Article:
One single which on a purely emotional basis alone we expected to make more of a splash was Ariana Grande's live rendering of Somewhere Over The Rainbow as performed at the climax to the One Love Manchester concert and which was made available in the name of charity. Competing against her own more contemporary material proved to be a big ask, however, so the single lands at a rather muted Number 60 (Sales: 13, Streams: uncharted). She does however duly become the seventh performer to reach the charts with a take on the famous Wizard Of Oz soundtrack song. None have ever made the Top 10, the best chart performance of all cover versions being that of Cliff Richard who took it to Number 11 as part of a medley with What A Wonderful World in 2001. Grande's is the first chart version since that of the Glee Cast who reached Number 30 in June 2010. It is also the sixth different version to chart since the millennium making the near 90-year-old song bizarrely the most covered chart hit of the 21st century so far.
Does Anyone Buy Albums Any More
London Grammar's second album Truth Is A Beautiful Thing gives them their first-ever Number One album this week as it shoulder-barges Ed Sheeran out of the way to grab pole position. There are five new entries in the Official UK Albums chart this week, the biggest surprise (or perhaps not) being that three of them are from veteran acts who began their careers at least 40 years ago. And in some cases more. Glen Campbell's Adios debuts at Number 3, the veteran country star bidding his public farewell with his highest charting album since hits collection 20 Golden Greats topped the listings back in 1976. Just below at Number 5 is the self-titled release from many-time Fleetwood Mac duo Lindsay Buckingham and Christine McVie, whilst the late Chuck Berry bows out too with his final album Chuck at Number 9. It is his first chart album of any kind since Motorvatin' reached Number 7 in February 1977.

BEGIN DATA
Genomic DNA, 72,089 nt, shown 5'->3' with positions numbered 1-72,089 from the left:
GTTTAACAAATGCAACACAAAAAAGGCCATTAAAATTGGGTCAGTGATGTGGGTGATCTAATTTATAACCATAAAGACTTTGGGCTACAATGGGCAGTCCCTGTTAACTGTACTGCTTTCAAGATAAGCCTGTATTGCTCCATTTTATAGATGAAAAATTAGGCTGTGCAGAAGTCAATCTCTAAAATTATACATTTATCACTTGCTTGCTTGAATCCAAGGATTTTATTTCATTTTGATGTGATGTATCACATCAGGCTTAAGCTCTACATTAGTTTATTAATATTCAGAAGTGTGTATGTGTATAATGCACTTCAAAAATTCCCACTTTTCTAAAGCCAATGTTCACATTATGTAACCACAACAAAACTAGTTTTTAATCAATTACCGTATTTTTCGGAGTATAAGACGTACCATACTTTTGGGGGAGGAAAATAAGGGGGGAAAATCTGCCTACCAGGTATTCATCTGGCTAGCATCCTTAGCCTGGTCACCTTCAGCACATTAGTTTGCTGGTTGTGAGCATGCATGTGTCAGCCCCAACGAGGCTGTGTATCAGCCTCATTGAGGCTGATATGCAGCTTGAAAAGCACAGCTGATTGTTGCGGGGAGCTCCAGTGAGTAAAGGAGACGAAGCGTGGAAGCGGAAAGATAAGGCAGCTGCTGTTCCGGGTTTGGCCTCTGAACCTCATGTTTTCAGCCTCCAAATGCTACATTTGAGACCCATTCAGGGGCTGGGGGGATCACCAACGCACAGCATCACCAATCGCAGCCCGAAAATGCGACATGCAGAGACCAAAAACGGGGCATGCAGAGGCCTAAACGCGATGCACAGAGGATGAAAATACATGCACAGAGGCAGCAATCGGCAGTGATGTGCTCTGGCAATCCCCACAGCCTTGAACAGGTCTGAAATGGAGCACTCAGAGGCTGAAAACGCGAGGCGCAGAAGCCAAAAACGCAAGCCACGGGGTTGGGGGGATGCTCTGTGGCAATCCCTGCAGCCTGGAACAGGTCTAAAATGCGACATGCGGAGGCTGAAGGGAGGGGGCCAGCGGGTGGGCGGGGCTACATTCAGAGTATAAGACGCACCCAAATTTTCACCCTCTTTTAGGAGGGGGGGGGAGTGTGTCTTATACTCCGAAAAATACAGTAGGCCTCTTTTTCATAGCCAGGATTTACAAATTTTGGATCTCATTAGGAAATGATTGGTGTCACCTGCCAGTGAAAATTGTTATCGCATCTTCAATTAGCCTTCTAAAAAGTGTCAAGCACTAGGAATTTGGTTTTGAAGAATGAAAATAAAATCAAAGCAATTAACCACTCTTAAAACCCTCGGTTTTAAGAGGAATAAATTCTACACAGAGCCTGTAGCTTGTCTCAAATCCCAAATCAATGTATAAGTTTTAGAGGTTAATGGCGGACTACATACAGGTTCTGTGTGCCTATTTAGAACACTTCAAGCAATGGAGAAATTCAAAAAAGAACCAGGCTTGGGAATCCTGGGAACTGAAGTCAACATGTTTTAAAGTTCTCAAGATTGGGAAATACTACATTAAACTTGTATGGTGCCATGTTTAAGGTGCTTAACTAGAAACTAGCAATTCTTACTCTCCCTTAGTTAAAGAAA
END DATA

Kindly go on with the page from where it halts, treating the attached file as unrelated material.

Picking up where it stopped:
So the more contemporary flag flying is left to Katy Perry who opens at what is for her a startlingly lowly Number 6 with Witness. The album's release has a beneficial effect on all three of its chart singles to date, most notably the Nicki Minaj collaboration Swish Swish which rises 77-47 on the way to hopefully a safe Top 40 berth in the next few weeks.
Does Anyone Buy Singles Any More
I was planning to round off this week with a note about the continuing steady decline of the paid-for singles market, but in actual fact, Music Week and Alan Jones beat me to it, thanks to another unwanted watershed moment being crossed. Just 1,313,846 singles were purchased last week, the lowest weekly total since December 16 2006 when 1,266,194 units were sold. That isn't just down to saturation of the long tail either, at the top end of the market things have sunk to similar levels. The Number One single that week was Patience by Take That which sold 30,833 copies. This week's Number One seller Despacito sold just 38,620 copies as if in sympathy. Remember my prediction: before the end of the year, we will see paid for singles sink below a million units a week. The sinking market will soon only exist at the whim of the online outlets which continue to sell mp3 downloads. And there will come a point when it is no longer cost effective for them to maintain the resources to do so.